That will get you started rediculously quickly and give you things like GC and JIT for free. You can always implement it outside of racket once it starts to take further shape
This archives the state of the system when we made the switch:
Some things, like the grammar (https://github.com/brownplt/pyret-lang/blob/5f22ec7c8affde15...) have survived largely intact from that prototype for years.
http://wiki.c2.com/?ProgrammingLanguagesAnInterpreterBasedAp... was very fun and surveys a wider variety of languages, though it's also very dated now.
The second and third editions feel less "hard core" somehow.
The book doesn't seem that great for self-study. Would you confirm or reject that assessment?
I've been hesitant at starting these books because I was thinking too that without the exercises, it would be a lot less useful, and so it would be a bigger time/effort commitment than I want to get into.
EoPL took about as much work as a good college class, minus the sitting-in-lectures-and-tests part. Some parts aren't depended on later, like the OO chapter IIRC, so they're up to whether you're interested.
1. Avoid long discussions on the theory of parsing, how to transform regular expressions into table-driven DFAs, how to build an LR(1) parser, etc.. These topics can be interesting later on, but for the benefit person who just wants to learn to write a language, the author should instead focus how to write the scanner and the parser by hand using a predictive recursive-descent. The value of this approach are three-fold: (1) the book is shorter, (2) it's a simple approach that works with any language without specialized tool (useful if someone wants to write such a tool for vim or Emacs, say), (3) it feels more concrete, more "real" to write a parser by hand rather than create a few grammar rules and let an external tool create the code that does the parsing.
2. "Breadth-first" rather than "depth-first". In a typical compiler textbook, each chapter exhausts almost all that there is to say about a topic before moving on. I think a more practical book will avoid such deep discussions and try to go as quickly as possible from source language to executable program. After the initial implementation is complete, the author can go back and add more details. Bob's approach of having two interpreters, one AST-walker and one that builds bytecode, fits that idea quite well.
3. Multiple implementation languages. The implementation of a language is largely guided by its host language: if using ML or Haskell, then sum types will be quite handy; in Java we can rely on the library's excellent collections. It's cool that Bob decided to write an interpreter in Java and another one in C; the reader will get to see how some decisions in the former (e.g., using exceptions) are "translated" in the later.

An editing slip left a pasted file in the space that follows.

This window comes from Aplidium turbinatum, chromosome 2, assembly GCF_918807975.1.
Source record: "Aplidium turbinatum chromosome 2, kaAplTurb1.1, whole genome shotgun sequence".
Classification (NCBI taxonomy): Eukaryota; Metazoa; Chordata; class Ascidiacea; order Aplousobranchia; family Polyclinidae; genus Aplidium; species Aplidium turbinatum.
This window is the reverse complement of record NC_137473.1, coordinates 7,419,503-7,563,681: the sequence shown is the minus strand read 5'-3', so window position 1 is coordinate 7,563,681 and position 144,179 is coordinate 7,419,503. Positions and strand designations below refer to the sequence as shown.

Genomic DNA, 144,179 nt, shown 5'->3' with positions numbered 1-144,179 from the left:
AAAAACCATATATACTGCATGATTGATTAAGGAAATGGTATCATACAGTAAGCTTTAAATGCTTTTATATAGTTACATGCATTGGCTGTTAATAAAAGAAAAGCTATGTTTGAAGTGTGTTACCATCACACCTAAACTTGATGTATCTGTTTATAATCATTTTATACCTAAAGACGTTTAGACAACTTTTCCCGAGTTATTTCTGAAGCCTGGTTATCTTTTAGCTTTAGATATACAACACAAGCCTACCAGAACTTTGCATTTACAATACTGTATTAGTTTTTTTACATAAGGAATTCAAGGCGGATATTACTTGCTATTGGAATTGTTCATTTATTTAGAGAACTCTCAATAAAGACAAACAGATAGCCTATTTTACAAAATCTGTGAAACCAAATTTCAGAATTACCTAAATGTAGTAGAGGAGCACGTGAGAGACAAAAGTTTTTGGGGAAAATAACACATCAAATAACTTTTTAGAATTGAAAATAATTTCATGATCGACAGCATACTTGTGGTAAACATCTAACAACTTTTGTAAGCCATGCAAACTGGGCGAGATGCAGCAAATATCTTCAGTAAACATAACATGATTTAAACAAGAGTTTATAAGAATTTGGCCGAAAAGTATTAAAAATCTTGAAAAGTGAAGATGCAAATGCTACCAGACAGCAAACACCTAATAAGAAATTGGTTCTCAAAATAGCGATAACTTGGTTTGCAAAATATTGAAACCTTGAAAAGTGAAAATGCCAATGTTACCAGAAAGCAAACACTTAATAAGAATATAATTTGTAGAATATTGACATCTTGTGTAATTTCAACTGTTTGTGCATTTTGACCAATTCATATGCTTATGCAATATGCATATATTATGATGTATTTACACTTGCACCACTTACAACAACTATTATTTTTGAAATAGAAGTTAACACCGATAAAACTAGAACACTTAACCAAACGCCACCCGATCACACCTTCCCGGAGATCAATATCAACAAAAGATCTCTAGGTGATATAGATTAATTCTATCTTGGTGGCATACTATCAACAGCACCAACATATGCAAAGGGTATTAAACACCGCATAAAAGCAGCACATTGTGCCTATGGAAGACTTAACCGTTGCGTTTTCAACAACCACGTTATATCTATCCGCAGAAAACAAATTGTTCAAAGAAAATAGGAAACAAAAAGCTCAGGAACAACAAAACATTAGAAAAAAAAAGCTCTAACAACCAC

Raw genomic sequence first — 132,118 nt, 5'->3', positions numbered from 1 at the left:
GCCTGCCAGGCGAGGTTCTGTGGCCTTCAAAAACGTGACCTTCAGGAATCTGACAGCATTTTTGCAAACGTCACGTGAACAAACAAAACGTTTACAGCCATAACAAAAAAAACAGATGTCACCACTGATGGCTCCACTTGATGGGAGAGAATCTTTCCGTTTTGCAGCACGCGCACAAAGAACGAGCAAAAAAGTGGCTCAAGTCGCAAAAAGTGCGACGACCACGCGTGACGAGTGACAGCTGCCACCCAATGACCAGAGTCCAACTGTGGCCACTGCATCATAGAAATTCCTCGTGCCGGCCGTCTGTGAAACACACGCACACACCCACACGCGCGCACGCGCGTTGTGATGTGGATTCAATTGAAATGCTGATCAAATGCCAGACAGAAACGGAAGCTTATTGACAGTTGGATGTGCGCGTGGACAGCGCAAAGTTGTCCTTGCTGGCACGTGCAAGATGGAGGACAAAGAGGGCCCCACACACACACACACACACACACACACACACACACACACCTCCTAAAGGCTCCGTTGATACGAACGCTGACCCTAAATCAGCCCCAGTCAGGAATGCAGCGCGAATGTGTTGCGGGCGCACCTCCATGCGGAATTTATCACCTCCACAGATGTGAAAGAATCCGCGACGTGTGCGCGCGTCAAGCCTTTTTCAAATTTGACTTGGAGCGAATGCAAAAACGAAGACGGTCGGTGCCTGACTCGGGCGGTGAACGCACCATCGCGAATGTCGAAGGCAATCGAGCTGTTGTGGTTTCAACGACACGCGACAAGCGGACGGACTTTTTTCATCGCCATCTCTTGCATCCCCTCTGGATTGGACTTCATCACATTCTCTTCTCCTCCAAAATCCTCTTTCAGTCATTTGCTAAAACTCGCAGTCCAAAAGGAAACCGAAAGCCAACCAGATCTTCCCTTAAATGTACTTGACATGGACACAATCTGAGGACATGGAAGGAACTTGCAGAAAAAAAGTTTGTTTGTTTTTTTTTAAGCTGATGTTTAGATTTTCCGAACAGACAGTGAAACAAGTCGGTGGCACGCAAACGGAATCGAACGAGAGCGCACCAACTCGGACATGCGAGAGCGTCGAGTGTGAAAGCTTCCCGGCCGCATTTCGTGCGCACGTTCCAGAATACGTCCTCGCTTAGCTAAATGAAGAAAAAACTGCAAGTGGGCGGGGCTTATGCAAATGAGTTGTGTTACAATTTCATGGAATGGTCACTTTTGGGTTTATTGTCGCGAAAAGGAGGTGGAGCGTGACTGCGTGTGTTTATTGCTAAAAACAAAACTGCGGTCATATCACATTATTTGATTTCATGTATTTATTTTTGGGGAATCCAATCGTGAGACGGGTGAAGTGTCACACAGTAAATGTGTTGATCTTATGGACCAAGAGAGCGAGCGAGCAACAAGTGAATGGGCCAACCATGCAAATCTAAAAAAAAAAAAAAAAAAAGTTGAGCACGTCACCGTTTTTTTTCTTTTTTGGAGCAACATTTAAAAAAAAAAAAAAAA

4. A full implementation in the book. Many compiler textbooks use pseudo-code and steer clear of "pedestrian" topics like good error handling. By having a full implementation, Bob ensures that the little dirty details are addressed also and not swept under the rug and left for the readers to discover and struggle with.
I really look forward to the day when I can order a copy of Crafting Interpreter, I have no doubt that it will be a terrific book.
I'm looking forward to Crafting Interpreters too.
The second part would be choosing a platform to run on (so you only have to write a compiler frontend). There are many great technologies to host a language, but i'd advocate two specific ones here:
* https://github.com/zetavm/zetavm (shoutout to @love2code)
LLVM is used in many low level / near metal languages like C, C++, rust and so on.
None of both must be your final targets, your compiler frontend can be moved to target another platform like the JVM later.
As a last part, implement your compiler frontend. This involves lexing/parsing source code, type checking if needed and generating your target's intermediate representation.
I personally prefer hand-written recursive descent parsers using a parser combinator framework (like https://github.com/Geal/nom) over parser generators.
For further processing like type checking, there is the common monolith aproach and the nanopass framework/approach https://www.youtube.com/watch?v=Os7FE3J-U5Q
Also there's a great series on compiler frontends by Alex Aiken: https://www.youtube.com/watch?v=sm0QQO-WZlM&list=PLFB9EC7B8F...
Hope this gives an overview. :)
>using a parser combinator framework (like https://github.com
>/Geal/nom) over parser generators.
Handwritten parsers are most commonly used because most tools have problems making things like proper error reporting good enough to be worthwhile.
Parser combinators is really just a fancy way of composing a parser from higher order functions instead of writing out a function body. If well done it basically provides a DSL to build the parsers, and the way this works by composing small fragments is pretty much what we do with recursive descent anyway, so it's a good fit.
There are lots of small, comprehensible compilers and interpreters there, and there is an interpreter and runtime construction kit, look for "S9 core" in http://t3x.org/s9fes/. You can also order books explaining all the stuff. And yes, I'm the author! :)
The framework has since evolved into ohm, but I think ometa-js is more fun for playing around with.
Here's what some programming luminaries had to say (lifted from the website):
“The book I want to read.” — Matz, creator of the Ruby language
“I really love this book.” — Jeremy Ashkenas, creator of the CoffeeScript language
While I'm here, does anyone know of any practical resources on how to implement LLVM languages with GC? The documentation  leaves something to be desired.
Once you've gone through it, you'll probably want to use the magic tools as they're well tested at this point, and make your life easier. Still, understanding what they're doing for you is a massive boon.
I should note, it uses Go but not in an idiomatic way. Strings instead of using an error type, etc. This is theoretically for the purpose of making it easier to follow along in another language, but I still wasn't a fan of that aspect.